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  • 1.
    Björkström, Monica
    et al.
    Karlstad University, Faculty of Health, Science and Technology (starting 2013).
    Johansson, Inger
    Karlstad University, Faculty of Health, Science and Technology (starting 2013), Department of Health Sciences.
    Athlin, Elsy
    Karlstad University, Faculty of Social and Life Sciences, Department of Nursing.
    An attempt to improve nurses' interest in and use of research in clinical practice by means of network support to facilitator nurses2014In: Journal of Nursing Education and Practice, ISSN 1925-4040, E-ISSN 1925-4059, Vol. 4, no 3, p. 58-68Article in journal (Refereed)
    Abstract [en]

    Background: Scientific knowledge is expected to be used in clinical practice to ensure that patients are given evidence-based nursing care. Therefore, in order to improve nurses’ research utilisation in clinical practice a network had been provided for nurses especially interested in nursing development in eleven wards. These nurses were expected to take on the role of key person (facilitator) for nursing development in clinical practice.Aim: The study was aimed at describing nurses’ interest in nursing research, how network support to ‘facilitator nurses’ could improve development in patient care based on evidence, and what hindering factors for such development could be.Methods: One and a half years after onset of the project a follow-up study was conducted with a questionnaire answered by 75 (64%) nurses, and group interviews with nine facilitators and eleven head nurses.Findings: The nurses’ interest in research utilisation was in general high and in eight wards development work had started. The facilitator nurses had mostly worked without involving their colleagues. Hindering factors for nursing development were related to time, EBP knowledge, involvement and the interest of head nurses and colleagues. Education, work place, previous participation in research projects, and participation in the network impacted positively on nurses’ attitudes to and interest in research.Conclusion and implication for clinical practice: Providing networks to ‘facilitator nurses’ in the ward could be useful for developing nursing care based on research findings. However, support from nurse leaders, involvement of the whole nursing staff, and training in research utilisation are important factors for success.

  • 2.
    Løvlien, Mona
    et al.
    Högskolan i Gjövik.
    Mundal, Liv
    Oslo universitetssjukhus.
    Hall-Lord, Marie-Louise
    Karlstad University, Faculty of Health, Science and Technology (starting 2013).
    Physical activity in women after an acute myocardial infarction.2015In: Journal of Nursing Education and Practice, ISSN 1925-4040, E-ISSN 1925-4059, Vol. 5, no 8, p. 76-81Article in journal (Refereed)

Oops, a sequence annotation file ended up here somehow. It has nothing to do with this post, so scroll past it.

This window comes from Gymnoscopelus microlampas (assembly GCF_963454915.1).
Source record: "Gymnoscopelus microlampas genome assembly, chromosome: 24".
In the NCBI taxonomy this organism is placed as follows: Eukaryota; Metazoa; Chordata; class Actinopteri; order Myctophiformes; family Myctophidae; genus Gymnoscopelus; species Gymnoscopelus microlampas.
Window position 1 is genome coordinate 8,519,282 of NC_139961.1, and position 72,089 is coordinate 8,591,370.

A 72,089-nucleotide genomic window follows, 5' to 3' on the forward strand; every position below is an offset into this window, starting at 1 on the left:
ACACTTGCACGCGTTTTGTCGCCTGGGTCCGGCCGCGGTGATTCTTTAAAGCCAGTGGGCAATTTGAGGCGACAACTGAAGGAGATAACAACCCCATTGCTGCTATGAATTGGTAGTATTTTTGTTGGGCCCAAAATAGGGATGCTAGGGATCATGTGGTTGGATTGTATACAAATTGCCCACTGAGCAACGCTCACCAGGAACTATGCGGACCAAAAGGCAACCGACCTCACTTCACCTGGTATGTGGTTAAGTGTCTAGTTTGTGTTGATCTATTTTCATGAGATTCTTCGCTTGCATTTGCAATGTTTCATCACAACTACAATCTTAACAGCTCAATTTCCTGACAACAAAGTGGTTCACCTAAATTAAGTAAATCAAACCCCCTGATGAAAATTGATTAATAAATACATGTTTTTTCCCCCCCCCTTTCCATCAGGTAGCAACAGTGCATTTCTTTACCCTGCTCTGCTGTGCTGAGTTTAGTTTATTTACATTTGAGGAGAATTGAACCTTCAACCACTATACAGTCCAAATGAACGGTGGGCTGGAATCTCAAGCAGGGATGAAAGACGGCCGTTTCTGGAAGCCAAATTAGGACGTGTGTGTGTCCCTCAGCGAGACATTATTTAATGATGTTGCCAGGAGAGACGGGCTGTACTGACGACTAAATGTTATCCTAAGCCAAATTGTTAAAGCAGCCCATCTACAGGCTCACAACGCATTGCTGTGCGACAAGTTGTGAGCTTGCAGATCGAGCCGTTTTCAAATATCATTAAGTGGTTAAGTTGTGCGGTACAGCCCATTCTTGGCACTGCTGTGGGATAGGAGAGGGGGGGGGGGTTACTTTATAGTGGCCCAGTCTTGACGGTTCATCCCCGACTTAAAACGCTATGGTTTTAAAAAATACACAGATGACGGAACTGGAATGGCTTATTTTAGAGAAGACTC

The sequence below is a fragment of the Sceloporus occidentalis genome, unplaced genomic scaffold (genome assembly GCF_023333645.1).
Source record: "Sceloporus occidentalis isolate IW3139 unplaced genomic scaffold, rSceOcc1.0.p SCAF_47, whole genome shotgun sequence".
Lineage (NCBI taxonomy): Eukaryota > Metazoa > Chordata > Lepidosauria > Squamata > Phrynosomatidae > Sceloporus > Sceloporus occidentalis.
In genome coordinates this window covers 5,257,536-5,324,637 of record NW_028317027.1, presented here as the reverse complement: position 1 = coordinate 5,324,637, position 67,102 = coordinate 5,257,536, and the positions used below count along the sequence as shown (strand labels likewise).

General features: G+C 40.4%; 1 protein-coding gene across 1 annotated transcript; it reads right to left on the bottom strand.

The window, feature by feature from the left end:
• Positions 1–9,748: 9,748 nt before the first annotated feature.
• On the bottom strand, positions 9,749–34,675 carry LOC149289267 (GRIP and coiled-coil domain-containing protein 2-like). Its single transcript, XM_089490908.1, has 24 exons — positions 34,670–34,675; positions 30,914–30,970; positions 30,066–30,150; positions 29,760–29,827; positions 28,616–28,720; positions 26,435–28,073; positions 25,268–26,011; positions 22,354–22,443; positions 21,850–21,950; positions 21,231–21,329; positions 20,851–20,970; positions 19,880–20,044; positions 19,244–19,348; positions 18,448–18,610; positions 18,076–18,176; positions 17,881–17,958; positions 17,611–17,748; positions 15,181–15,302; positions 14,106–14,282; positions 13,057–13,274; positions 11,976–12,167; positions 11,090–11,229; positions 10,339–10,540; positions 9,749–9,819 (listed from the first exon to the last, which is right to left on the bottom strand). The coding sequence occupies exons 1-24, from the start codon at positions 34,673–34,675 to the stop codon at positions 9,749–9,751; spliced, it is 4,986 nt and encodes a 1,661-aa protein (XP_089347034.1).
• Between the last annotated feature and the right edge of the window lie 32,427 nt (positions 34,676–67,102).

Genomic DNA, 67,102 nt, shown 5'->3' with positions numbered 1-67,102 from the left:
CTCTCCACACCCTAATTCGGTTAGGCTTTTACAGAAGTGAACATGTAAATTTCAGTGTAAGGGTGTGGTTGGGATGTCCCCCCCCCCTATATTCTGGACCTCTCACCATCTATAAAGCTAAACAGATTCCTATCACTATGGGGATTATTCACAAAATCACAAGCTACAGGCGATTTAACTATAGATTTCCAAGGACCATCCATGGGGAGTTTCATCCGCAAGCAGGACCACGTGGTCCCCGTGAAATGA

Abstract [en]

    Background: Physical activity is recognized as being important in reducing mortality after an acute myocardial infarction. The study aimed to describe younger and older women’s leisure time physical activity after an acute myocardial infarction, their motivations and barriers for engaging in physical activity and to assess aspects associated with referral and attendance in cardiac rehabilitation programmes.

    Methods: Women diagnosed with an acute myocardial infarction were consecutively recruited and answered a questionnaire 2-3 months after hospital discharge.

    Results: The majority of the respondents (86%) were physically active after their acute myocardial infarction and 34% were physically active 4 days a week for 30 minutes. Respondents 66 years were less likely than respondents < 66 years to report moderate physical activity (39% vs. 58%, p = .03) and more likely to report low physical activity (27% vs. 8%, p < .01). No differences were found between these age groups reporting high physical activity (34% vs. 34%). Respondents 66 years were also less likely than younger respondents to maintain or increase their physical activity after the acute event (59% vs. 76%, p < .01), to be informed about the significance of physical activity while in hospital (61% vs. 80%, p = .01), to be referred to a cardiac rehabilitation programme (49% vs. 75%, p .01) and to attend such a programme (30% vs. 65%, p < .01).

    Conclusions: Women’s age was associated with physical activity as well as their possibilities regarding cardiac rehabilitation after an acute myocardial infarction.

  • 3.
    Skundberg Kletthagen, Hege
    et al.
    Karlstad University, Faculty of Health, Science and Technology (starting 2013). Högskolan i Gjövik.
    Wangensteen, Sigrid
    Faculty of Health, Care and Nursing, Department of Nursing, Gjøvik University College, Gjøvik, Norway.
    Hall-Lord, Marie-Louise